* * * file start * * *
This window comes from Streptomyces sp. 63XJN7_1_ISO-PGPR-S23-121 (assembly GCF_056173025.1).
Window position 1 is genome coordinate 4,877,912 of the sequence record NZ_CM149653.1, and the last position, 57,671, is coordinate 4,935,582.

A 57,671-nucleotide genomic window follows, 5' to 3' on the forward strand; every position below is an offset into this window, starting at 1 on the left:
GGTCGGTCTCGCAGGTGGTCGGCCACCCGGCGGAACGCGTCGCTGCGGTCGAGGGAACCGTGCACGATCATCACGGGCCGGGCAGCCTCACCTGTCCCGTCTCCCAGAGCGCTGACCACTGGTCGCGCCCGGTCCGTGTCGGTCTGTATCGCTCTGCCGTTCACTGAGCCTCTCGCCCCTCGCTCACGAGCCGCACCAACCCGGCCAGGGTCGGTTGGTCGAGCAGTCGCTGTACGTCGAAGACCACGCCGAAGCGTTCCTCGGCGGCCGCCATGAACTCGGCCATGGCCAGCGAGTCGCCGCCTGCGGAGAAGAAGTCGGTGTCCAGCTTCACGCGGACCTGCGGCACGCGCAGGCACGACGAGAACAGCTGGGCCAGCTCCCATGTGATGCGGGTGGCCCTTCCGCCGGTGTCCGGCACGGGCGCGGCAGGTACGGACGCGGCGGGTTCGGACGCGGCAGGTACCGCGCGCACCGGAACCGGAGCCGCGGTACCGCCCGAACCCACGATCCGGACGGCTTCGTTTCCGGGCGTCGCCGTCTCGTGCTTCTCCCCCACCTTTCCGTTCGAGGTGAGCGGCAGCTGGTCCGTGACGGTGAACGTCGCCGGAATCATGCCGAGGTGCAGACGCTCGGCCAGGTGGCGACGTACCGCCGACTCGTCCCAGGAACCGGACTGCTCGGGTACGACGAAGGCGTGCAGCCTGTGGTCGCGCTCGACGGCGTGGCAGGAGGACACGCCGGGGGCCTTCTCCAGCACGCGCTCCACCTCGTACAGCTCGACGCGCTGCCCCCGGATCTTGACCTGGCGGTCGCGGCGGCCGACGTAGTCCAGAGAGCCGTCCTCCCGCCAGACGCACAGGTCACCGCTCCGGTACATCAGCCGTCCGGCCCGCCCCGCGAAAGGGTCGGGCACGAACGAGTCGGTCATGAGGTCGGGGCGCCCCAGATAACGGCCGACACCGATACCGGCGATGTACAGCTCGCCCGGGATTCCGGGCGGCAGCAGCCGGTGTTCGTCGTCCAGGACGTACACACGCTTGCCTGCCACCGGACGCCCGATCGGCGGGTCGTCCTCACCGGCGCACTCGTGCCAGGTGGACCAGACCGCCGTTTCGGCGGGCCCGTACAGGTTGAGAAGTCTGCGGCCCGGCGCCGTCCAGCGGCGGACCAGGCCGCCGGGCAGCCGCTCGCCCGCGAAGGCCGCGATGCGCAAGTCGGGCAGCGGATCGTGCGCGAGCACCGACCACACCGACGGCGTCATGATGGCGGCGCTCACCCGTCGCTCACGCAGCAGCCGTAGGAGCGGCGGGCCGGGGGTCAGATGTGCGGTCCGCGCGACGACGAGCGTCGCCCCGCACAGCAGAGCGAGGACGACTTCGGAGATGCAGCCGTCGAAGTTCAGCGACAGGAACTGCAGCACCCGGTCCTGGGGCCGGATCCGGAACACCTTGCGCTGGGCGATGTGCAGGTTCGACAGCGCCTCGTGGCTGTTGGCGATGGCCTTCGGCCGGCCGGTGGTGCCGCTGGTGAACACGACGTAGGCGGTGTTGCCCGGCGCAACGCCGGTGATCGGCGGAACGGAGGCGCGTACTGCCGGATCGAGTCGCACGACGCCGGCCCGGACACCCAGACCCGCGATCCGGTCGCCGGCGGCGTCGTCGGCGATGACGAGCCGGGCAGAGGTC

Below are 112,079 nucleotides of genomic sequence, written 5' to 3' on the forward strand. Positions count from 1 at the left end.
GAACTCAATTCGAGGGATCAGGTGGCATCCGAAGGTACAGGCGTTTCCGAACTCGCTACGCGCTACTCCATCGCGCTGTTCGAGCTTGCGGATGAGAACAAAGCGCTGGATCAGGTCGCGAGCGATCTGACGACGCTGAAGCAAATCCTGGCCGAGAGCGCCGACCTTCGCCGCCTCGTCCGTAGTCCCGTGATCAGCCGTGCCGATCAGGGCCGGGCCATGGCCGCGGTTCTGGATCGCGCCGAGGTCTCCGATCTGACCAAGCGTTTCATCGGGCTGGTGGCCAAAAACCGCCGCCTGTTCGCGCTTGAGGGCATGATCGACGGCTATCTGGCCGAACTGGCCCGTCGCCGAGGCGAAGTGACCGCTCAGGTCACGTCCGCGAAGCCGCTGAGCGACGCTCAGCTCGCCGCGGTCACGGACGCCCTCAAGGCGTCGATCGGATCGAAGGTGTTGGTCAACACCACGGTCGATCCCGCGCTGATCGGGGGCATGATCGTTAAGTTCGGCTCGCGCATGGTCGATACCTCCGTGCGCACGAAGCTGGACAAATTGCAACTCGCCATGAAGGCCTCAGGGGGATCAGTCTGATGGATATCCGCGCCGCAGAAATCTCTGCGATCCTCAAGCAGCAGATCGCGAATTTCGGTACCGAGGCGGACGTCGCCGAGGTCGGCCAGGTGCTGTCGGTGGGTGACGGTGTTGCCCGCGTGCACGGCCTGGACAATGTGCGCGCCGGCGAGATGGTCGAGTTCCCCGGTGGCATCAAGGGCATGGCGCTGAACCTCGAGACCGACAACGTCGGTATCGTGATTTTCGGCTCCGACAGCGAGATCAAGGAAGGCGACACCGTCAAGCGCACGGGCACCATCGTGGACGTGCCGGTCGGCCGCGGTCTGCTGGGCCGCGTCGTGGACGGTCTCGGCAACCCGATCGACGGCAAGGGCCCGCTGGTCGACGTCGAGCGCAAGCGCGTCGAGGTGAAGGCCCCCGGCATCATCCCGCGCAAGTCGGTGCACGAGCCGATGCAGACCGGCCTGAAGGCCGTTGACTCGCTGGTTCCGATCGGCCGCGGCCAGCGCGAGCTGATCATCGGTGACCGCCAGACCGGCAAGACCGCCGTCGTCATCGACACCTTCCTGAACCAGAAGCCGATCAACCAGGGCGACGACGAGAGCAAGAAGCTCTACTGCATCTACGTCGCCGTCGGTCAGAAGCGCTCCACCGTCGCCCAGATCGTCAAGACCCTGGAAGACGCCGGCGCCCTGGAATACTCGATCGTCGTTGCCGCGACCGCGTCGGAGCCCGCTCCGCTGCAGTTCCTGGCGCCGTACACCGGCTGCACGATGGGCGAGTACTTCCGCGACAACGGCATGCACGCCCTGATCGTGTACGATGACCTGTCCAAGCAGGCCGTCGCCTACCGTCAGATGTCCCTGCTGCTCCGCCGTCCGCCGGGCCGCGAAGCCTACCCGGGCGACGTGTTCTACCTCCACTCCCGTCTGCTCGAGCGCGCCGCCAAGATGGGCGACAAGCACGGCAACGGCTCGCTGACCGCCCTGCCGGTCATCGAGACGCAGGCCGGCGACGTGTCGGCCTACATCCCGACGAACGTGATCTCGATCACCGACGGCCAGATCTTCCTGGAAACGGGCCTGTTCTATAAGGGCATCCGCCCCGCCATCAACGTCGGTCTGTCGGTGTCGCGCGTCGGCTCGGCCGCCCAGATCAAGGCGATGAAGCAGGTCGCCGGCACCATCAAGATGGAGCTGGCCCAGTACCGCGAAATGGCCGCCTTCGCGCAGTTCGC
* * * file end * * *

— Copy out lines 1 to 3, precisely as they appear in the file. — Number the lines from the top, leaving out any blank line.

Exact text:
This window comes from Streptomyces sp. 63XJN7_1_ISO-PGPR-S23-121 (assembly GCF_056173025.1).
Window position 1 is genome coordinate 4,877,912 of the sequence record NZ_CM149653.1, and the last position, 57,671, is coordinate 4,935,582.

A 57,671-nucleotide genomic window follows, 5' to 3' on the forward strand; every position below is an offset into this window, starting at 1 on the left: